Periodic Reporting for period 1 - SN-STM_FM (Shot noise scanning probe microscopy: probing the dynamics at the atomic scale)
Reporting period: 2015-04-01 to 2017-03-31
The dynamics of exotic systems such as high-temperature superconductors and heavy fermion materials is gaining ever increasing interest as it contains important clues to the mechanism driving the often unanticipated and technologically very relevant properties. To address the dynamics at the scale where the action occurs, namely that of the atoms and electrons, this Marie Curie action set out to design and construct a low temperature, finite frequency compatible shot noise scanning tunnelling microscope. Within the scope of this action, atomic scale shot noise measurements of one correlated electron system was anticipated, providing the first time-dependent information at the atomic scale of the system. Indeed, after designing and constructing the novel microscope, and subsequent extensive calibration measurements, atomic scale shot noise measurements of the high temperature superconductor Bi2Sr2CaCu2O8+x have been performed, the results of which will be published soon. Beyond the duration of this action, the new facility will continue to give powerful new information in the time domain of quantum matter systems.
Work performed from the beginning of the project to the end of the period covered by the report and main results achieved so far
The project proposal consisted of four work packages: design, assembly, commissioning and first scientific study using the new equipment. The design of the microscope head and its construction were swift and successful, allowing for atomic resolution imaging in air of graphite. The design and construction of the probe with which to cool the microscope down to 4K and eventually 0.3K took longer than anticipated – due to a design flaw that had to be corrected and an underestimation of the time it took to receive all components. However, once completed, the microscope has successfully been cooled down to 4K and calibration of both the conventional operation of the microscope at low temperature and the novel circuitry for shot noise measurements followed. Eventually, after fine tuning various components and optimising the circuitry, shot noise could reliably be measured at the atomic scale on a gold surface. The specific method for measuring shot noise using the microscope, and the first atomic scale shot noise measurements performed, will be published in the near future. The final phase of the action was to apply the novel technique to the a correlated electron system. Originally a Kondo system consisting of a cobalt atom on a gold surface were proposed. However, it was decided instead to measure the high temperature superconductor Bi2Sr2CaCuO8+x (e.g. Bi2212) on which high quality conventional STM measurements have been performed with the microscope that was constructed during this action, including atomic resolution topography, spectroscopy and quasi particle interference scattering measurements. The attached image (SN-STM-01.jpg) show the design of the microscope and low temperature probe (left), the actual instrument, and atomic resolution topography (right top) and spectroscopy (right bottom) of Bi2212. Additionally, simultaneous atomic scale shot noise measurements have been performed with a resolution on the slope of the noise – which is directly related to the charge and the Fano factor – of a few percent.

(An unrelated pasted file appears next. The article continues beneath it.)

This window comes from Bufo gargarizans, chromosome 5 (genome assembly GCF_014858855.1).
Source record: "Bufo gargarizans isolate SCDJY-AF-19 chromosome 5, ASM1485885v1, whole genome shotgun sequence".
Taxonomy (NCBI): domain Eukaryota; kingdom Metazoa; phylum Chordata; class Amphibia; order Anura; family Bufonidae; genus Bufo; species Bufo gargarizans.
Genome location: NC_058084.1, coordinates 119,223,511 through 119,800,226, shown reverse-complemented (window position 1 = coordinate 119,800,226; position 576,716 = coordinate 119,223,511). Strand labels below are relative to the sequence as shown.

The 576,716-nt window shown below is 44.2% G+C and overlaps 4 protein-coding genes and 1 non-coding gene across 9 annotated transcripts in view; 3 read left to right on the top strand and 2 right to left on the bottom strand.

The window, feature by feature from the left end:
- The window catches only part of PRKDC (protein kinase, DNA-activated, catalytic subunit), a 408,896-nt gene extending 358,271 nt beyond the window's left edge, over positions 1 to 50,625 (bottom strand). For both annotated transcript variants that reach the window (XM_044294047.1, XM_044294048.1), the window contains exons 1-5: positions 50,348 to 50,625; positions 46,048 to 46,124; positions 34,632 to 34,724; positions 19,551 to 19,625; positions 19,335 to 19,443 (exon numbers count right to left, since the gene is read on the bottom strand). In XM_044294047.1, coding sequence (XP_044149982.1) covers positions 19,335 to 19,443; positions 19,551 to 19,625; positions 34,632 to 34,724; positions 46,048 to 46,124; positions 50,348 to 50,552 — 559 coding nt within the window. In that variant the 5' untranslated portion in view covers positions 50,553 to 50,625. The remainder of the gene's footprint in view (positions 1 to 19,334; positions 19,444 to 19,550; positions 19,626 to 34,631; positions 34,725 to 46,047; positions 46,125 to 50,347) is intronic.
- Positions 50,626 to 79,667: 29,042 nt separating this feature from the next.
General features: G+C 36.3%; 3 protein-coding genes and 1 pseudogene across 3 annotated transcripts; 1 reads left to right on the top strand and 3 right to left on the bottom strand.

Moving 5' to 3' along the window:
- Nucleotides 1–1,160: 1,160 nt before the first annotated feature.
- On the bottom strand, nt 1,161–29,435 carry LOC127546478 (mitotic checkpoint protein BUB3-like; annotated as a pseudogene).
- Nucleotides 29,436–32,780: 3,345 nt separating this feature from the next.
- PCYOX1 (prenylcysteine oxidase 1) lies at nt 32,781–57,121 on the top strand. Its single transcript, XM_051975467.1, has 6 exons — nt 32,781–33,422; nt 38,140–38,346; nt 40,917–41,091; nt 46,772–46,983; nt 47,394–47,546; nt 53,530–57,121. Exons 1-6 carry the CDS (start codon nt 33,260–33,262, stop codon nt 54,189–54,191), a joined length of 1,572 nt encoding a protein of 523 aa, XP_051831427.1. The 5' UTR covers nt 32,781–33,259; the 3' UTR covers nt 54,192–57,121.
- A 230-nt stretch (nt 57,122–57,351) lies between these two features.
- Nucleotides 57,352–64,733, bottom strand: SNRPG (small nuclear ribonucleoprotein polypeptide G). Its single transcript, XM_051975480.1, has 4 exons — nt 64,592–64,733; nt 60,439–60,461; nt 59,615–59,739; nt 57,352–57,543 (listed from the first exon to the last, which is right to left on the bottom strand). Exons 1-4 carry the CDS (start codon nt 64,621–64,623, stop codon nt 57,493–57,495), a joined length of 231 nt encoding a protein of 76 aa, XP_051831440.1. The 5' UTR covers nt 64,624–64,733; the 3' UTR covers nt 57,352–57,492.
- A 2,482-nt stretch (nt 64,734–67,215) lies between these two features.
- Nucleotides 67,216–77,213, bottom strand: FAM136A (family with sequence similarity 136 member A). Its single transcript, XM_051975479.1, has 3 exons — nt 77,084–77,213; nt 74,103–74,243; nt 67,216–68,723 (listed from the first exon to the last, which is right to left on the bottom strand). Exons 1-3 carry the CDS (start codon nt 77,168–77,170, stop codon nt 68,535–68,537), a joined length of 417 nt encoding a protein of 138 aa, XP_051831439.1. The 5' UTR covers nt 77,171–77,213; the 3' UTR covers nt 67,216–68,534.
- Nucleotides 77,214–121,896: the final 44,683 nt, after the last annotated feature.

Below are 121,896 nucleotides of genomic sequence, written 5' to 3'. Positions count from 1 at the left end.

Progress beyond the state of the art and expected potential impact (including the socio-economic impact and the wider societal implications of the project so far)
In addition to providing valuable scientific results, at the end of this action the fellow has successfully applied for a permanent CNRS researcher position at the host laboratory.